King George V inspects the 29th Division in March 1915 just before they embarked for Gallipoli.

King George V inspects the 29th Division in March 1915 just before it embarked for Gallipoli.

In March 1915, the 1st Munsters were assigned to the 29th Division, a new division formed from units that had been on garrison duty throughout the Empire. Among the other units assigned to the 86th Brigade of the 29th Division was the 1st Battalion of the Royal Dublin Fusiliers. The 87th Brigade included the 1st Battalion Royal Inniskilling Fusiliers, while the 88th Brigade had the 2nd Battalion The Leinster Regiment.  As you can see, quite a number of Irish regiments were called up for the Gallipoli campaign – not counting the Irishmen who had enlisted in the English, Welsh and Scottish regiments.

The converted collier River Clyde beached too far from the shore making a rapid advance on the beach impossible. Hundreds of men were cut down as they disembarked at V Beach.

The converted collier River Clyde beached too far from the shore making a rapid advance on the beach impossible. Hundreds of men were cut down as they disembarked at V Beach.

The 86th Brigade, including the 1st Munsters were assigned to attack V beach on 25 March. Some 2000 men of the Munsters, Royal Dublin and Hampshire regiments were aboard the converted collier HMS River Clyde when it beached at 6.25 am. Unfortunately, ‘beached’ is the wrong word to describe what actually happened – the vessel grounded too far from the shore and the men who were burdened with 60lb packs were subject to ferocious Turkish fire as they disembarked.  Of the first 200 men to enter the water to wade ashore, some 149 were killed outright and 30 were wounded.. Those troops who had come from the slaughter on the Western Front claimed that the fire on V beach was even worse than anything they had experienced from the Germans!

William Cosgrove, by now a corporal, was one of the men from the 1st Munsters to disembark on V beach that day. However, the savage defence left units cut up and the men of the 86th Brigade were too shocked and exhausted to do anything, so they dug in and lay down for the rest of the day. By nightfall, out of that morning’s compliment of 900 men and 28 officers of the Munsters, there were only 300 men and 6 officers alive! Cosgrove’s heroics would come on the next day, but for now he took cover with his colleagues behind a sandbank just ten yards from the shoreline.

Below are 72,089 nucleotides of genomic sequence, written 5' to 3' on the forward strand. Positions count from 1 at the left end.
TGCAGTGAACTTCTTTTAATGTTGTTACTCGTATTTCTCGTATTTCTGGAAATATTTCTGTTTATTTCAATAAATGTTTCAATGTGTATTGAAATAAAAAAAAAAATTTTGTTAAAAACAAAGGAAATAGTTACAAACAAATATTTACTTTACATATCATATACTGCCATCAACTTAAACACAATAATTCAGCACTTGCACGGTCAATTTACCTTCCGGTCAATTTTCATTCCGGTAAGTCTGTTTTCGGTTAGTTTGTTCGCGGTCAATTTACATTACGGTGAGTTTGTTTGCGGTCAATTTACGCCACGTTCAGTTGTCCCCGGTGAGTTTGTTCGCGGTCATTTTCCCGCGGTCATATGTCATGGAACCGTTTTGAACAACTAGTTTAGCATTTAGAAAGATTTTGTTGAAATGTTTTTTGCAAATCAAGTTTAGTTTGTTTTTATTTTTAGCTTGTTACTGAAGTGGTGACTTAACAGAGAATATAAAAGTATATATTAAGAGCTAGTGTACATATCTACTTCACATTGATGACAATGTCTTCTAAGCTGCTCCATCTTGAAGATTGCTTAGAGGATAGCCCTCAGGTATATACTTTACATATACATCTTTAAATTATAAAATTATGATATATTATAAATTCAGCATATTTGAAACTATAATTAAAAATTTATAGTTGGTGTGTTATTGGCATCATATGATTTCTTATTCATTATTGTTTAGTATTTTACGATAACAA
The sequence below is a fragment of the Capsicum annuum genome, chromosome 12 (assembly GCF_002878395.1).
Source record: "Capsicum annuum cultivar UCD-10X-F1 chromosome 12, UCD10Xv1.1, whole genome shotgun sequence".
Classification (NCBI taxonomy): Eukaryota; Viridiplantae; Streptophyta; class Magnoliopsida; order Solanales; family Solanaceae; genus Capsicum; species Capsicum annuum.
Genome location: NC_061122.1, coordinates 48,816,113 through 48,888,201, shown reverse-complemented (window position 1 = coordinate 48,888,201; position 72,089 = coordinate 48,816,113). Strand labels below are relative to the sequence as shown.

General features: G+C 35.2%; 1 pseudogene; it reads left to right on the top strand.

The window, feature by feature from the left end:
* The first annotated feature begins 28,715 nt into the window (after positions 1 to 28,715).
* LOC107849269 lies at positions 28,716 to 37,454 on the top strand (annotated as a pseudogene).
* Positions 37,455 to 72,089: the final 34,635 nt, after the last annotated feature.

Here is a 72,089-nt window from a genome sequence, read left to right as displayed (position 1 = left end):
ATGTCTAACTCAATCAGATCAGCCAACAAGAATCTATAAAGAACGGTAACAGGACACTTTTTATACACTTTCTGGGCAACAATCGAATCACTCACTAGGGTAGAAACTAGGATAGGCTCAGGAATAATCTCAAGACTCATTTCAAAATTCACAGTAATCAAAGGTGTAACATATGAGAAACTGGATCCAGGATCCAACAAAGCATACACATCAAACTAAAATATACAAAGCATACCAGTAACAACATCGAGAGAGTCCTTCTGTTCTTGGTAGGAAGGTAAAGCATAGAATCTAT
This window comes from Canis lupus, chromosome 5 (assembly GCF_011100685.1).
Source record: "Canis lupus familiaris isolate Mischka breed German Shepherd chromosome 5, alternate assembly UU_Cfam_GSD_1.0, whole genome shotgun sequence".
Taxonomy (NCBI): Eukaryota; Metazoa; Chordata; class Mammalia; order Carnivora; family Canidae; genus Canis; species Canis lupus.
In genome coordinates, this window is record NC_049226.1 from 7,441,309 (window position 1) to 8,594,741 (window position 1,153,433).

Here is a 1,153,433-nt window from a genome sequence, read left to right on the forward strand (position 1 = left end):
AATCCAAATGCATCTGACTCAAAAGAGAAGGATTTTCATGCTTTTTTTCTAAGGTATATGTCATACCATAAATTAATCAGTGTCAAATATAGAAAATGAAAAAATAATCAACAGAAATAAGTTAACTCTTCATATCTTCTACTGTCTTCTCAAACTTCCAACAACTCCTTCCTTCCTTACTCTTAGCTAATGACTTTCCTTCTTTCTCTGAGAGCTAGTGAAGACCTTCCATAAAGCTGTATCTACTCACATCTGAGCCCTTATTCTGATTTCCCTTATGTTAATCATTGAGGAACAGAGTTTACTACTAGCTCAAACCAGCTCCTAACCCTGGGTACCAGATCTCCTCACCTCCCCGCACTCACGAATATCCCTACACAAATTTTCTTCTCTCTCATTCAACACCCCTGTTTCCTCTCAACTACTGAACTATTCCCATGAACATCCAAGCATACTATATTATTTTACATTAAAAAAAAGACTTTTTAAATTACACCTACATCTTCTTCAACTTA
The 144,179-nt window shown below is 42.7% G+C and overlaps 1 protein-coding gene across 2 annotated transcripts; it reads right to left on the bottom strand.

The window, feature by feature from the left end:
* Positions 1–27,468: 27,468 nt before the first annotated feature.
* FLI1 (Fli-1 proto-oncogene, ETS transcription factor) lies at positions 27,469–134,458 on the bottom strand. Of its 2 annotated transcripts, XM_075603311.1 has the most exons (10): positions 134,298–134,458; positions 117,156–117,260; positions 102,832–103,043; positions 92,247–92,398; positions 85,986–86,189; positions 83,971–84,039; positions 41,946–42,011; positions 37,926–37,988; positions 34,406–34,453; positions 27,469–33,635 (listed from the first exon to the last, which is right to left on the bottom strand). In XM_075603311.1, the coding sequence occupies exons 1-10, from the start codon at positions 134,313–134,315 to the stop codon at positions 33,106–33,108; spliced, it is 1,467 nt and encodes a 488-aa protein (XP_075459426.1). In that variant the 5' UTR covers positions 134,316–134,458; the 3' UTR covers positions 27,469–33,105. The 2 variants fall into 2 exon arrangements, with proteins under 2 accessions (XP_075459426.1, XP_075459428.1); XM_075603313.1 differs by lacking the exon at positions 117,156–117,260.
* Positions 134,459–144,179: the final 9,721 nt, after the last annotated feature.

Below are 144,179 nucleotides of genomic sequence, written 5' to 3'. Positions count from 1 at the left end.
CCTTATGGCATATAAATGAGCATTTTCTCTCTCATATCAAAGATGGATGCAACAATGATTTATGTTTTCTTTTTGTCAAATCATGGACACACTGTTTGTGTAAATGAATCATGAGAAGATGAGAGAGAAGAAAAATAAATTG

Fort Seddulbahir was a prime objective for the forces landing on V Beach and W Beach at Gallipoli.

Fort Seddulbahir was a prime objective for the forces landing on V Beach and W Beach at Gallipoli.

Lt Col Doughty-Wylie came ashore on the morning of the 26th to assess the situation, and gathering what men he could into ad-hoc units, he decided to launch them into an attack on a crucial Turkish strongpoint at Seddulbahir. This seems like suicide to the modern reader, but anyone who saw the movie Saving Private Ryan’would realise that getting off the beach was the key to survival when under enemy fire. By 8.00 am the first Turkish outposts had fallen, but now a problem presented itself – barbed wire.

Barbed wire was a very effective barrier to attacks, holding up men who could then be mown down by machine guns. Even low fences of barbed wire presented serious obstacles.

Barbed wire was a very effective barrier to attacks, holding up men who could then be mown down by machine guns. Even low fences of barbed wire presented serious obstacles.

The use of barbed wire during the Great War was not simply the use of coils of wire stretching across a front. It was more systematic than that – and the Germans were particularly good at it.  It’s important to recall that the Germans had been brought in to modernise and train the Turkish army, and the commander of the Turkish forces at Gallipoli was a German officer – Liman von Sanders.  At Gallipoli the barbed wire was stretched across the front on tall stout posts and was so strong and full of barbs that it presented a truly effective barrier to the attacker.  And the beauty of barbed wire for the defender was that a machine gun could simply fire through it and slaughter the men who’d stopped to cut it.

Otto Liman von Sanders commanded the Turkish troops at Gallipoli.  He was originally assigned to train the Turks in modern warfare - and proved very good at it!

Otto Liman von Sanders, a German officer, commanded the Turkish troops at Gallipoli. He was originally assigned to train the Turks in modern warfare – and proved very good at it!

Doughty-Wylie’s attack had taken most of the village of Seddulbahir but now his advance needed support to take Hill 141. Captain Stoney of the King’s Own Scottish Borderers brought his scratch unit, including Cpl William Cosgrove, into this attack. The first task they had to do when they advanced was to cut the wire – and the men were equipped with pliers to do the job. But Cosgrove discovered that the wire was so tightly strung and so strong that the pliers made no impression. Worse, tightly strung wire was deadly for it could whip back and cause an injury.

An artist's sketch of William Cosgrove's heroic  removal of the barbed wire stanchions whilst under fire.

An artist’s sketch of William Cosgrove’s heroic removal of the barbed wire stanchions whilst under fire. Note the tropical helmets the men are wearing.